It’s a big day in the Apple world as the company announced not just the new Macs that will run on its own ARM-based Silicon but also the Silicon itself. Naturally, the company sang the Apple M1’s praises, showing off how it ran circles around even an Intel Core i7. But while those boasts included some graphics performance, Apple conveniently left out the fine detail that might leave a growing number of Mac gamers feeling a little abandoned by the transition to Apple Silicon.
Macs have never really been big on gaming and not just because of the platform differences between macOS and Windows. Although not lacking in processor power and memory, Macs and especially MacBooks have been short on the graphics processing side, even with options for embedded graphics chips from NVIDIA.
That changed last year, thanks to Apple’s switch to Thunderbolt 3 as well as support for external graphics cards or eGPUs. Along with better support for games on macOS, Apple’s computers, even the humble Mac Mini, suddenly become decent gaming devices and graphics workstations.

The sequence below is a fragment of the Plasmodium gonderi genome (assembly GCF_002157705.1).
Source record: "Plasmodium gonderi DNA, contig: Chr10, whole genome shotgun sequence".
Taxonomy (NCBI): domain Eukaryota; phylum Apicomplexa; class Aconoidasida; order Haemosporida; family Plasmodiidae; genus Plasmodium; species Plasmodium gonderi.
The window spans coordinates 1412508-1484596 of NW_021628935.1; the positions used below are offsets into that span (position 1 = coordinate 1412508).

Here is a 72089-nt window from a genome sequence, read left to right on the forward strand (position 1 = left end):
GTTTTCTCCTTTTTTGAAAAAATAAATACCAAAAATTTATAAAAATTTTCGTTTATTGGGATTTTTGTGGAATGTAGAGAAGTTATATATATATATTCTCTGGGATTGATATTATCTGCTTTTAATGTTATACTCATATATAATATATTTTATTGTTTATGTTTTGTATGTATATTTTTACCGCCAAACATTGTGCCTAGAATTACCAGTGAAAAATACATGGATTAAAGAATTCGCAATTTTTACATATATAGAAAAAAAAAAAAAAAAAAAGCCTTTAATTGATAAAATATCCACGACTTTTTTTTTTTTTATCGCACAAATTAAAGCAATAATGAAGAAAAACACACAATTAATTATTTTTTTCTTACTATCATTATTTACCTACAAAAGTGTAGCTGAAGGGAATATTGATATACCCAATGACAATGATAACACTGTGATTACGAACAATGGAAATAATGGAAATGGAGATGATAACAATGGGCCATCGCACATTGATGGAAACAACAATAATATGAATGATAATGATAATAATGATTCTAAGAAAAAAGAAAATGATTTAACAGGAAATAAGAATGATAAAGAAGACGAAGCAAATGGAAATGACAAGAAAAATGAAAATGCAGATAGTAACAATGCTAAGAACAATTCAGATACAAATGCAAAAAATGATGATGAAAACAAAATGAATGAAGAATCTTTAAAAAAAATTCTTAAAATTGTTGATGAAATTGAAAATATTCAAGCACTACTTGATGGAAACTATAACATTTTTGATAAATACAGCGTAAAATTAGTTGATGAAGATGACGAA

Unfortunately, that didn’t carry over to the new M1 Macs, something that Apple has been rather silent about. While the new ARM Macs do have Thunderbolt 3 support, they leave out eGPU support which has now become exclusive to what will eventually become legacy hardware running on Intel processors. It isn’t clear if the problem lies in software or deep in the ARM-based M1’s design and it’s even less clear if it is something Apple plans on adding back in the near future.
What is clear, at least based on Apple’s press event, is that gaming isn’t exactly a key concern as it focused more on the other use of graphics processing hardware, namely video editing and rendering, which will appeal more to creatives and multimedia workers that have traditionally been Apple’s biggest customers. The company might not be in a hurry to add eGPU support either as it has its own Apple Arcade, which it can make more money from, and those will most likely run great on these M1 Macs.